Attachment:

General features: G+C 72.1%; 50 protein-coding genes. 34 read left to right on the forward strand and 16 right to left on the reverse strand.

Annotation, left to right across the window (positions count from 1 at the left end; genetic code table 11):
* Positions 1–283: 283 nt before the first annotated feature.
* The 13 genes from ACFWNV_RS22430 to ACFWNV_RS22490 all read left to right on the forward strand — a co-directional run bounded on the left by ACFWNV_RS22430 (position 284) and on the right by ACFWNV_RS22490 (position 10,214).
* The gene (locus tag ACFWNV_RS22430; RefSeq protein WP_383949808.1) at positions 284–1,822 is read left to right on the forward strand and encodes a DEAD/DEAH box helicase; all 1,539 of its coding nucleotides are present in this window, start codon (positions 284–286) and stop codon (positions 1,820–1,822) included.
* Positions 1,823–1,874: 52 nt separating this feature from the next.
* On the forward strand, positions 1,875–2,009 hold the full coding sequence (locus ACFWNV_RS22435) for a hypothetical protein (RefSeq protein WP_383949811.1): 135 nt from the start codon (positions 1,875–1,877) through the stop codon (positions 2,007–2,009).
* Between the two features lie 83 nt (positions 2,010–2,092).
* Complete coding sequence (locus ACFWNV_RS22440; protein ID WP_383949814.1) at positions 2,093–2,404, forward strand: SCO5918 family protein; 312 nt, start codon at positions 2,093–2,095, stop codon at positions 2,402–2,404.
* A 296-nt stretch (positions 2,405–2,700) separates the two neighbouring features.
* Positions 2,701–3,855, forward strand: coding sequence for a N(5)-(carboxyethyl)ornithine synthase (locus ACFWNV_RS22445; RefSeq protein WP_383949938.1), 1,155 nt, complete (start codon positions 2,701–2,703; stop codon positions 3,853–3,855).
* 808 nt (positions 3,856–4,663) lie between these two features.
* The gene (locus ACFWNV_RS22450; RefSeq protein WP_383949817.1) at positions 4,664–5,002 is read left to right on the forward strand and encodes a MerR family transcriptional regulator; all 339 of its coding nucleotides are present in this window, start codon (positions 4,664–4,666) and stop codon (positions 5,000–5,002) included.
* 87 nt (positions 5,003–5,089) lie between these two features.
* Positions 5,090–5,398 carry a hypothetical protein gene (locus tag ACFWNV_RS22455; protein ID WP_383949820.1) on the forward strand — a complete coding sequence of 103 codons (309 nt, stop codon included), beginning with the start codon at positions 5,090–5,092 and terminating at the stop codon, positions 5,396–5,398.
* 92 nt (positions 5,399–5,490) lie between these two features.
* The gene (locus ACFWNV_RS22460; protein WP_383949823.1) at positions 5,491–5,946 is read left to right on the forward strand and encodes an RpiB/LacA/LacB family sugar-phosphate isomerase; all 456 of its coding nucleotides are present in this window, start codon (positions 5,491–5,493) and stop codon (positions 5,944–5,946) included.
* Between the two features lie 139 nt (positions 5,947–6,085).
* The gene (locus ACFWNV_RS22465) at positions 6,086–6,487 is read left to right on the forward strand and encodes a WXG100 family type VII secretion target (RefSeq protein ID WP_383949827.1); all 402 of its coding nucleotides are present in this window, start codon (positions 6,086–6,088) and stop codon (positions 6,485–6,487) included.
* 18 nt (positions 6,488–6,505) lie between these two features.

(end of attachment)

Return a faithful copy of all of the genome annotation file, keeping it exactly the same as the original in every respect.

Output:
General features: G+C 72.1%; 50 protein-coding genes. 34 read left to right on the forward strand and 16 right to left on the reverse strand.

Annotation, left to right across the window (positions count from 1 at the left end; genetic code table 11):
* Positions 1–283: 283 nt before the first annotated feature.
* The 13 genes from ACFWNV_RS22430 to ACFWNV_RS22490 all read left to right on the forward strand — a co-directional run bounded on the left by ACFWNV_RS22430 (position 284) and on the right by ACFWNV_RS22490 (position 10,214).
* The gene (locus tag ACFWNV_RS22430; RefSeq protein WP_383949808.1) at positions 284–1,822 is read left to right on the forward strand and encodes a DEAD/DEAH box helicase; all 1,539 of its coding nucleotides are present in this window, start codon (positions 284–286) and stop codon (positions 1,820–1,822) included.
* Positions 1,823–1,874: 52 nt separating this feature from the next.
* On the forward strand, positions 1,875–2,009 hold the full coding sequence (locus ACFWNV_RS22435) for a hypothetical protein (RefSeq protein WP_383949811.1): 135 nt from the start codon (positions 1,875–1,877) through the stop codon (positions 2,007–2,009).
* Between the two features lie 83 nt (positions 2,010–2,092).
* Complete coding sequence (locus ACFWNV_RS22440; protein ID WP_383949814.1) at positions 2,093–2,404, forward strand: SCO5918 family protein; 312 nt, start codon at positions 2,093–2,095, stop codon at positions 2,402–2,404.
* A 296-nt stretch (positions 2,405–2,700) separates the two neighbouring features.
* Positions 2,701–3,855, forward strand: coding sequence for a N(5)-(carboxyethyl)ornithine synthase (locus ACFWNV_RS22445; RefSeq protein WP_383949938.1), 1,155 nt, complete (start codon positions 2,701–2,703; stop codon positions 3,853–3,855).
* 808 nt (positions 3,856–4,663) lie between these two features.
* The gene (locus ACFWNV_RS22450; RefSeq protein WP_383949817.1) at positions 4,664–5,002 is read left to right on the forward strand and encodes a MerR family transcriptional regulator; all 339 of its coding nucleotides are present in this window, start codon (positions 4,664–4,666) and stop codon (positions 5,000–5,002) included.
* 87 nt (positions 5,003–5,089) lie between these two features.
* Positions 5,090–5,398 carry a hypothetical protein gene (locus tag ACFWNV_RS22455; protein ID WP_383949820.1) on the forward strand — a complete coding sequence of 103 codons (309 nt, stop codon included), beginning with the start codon at positions 5,090–5,092 and terminating at the stop codon, positions 5,396–5,398.
* 92 nt (positions 5,399–5,490) lie between these two features.
* The gene (locus ACFWNV_RS22460; protein WP_383949823.1) at positions 5,491–5,946 is read left to right on the forward strand and encodes an RpiB/LacA/LacB family sugar-phosphate isomerase; all 456 of its coding nucleotides are present in this window, start codon (positions 5,491–5,493) and stop codon (positions 5,944–5,946) included.
* Between the two features lie 139 nt (positions 5,947–6,085).
* The gene (locus ACFWNV_RS22465) at positions 6,086–6,487 is read left to right on the forward strand and encodes a WXG100 family type VII secretion target (RefSeq protein ID WP_383949827.1); all 402 of its coding nucleotides are present in this window, start codon (positions 6,086–6,088) and stop codon (positions 6,485–6,487) included.
* 18 nt (positions 6,488–6,505) lie between these two features.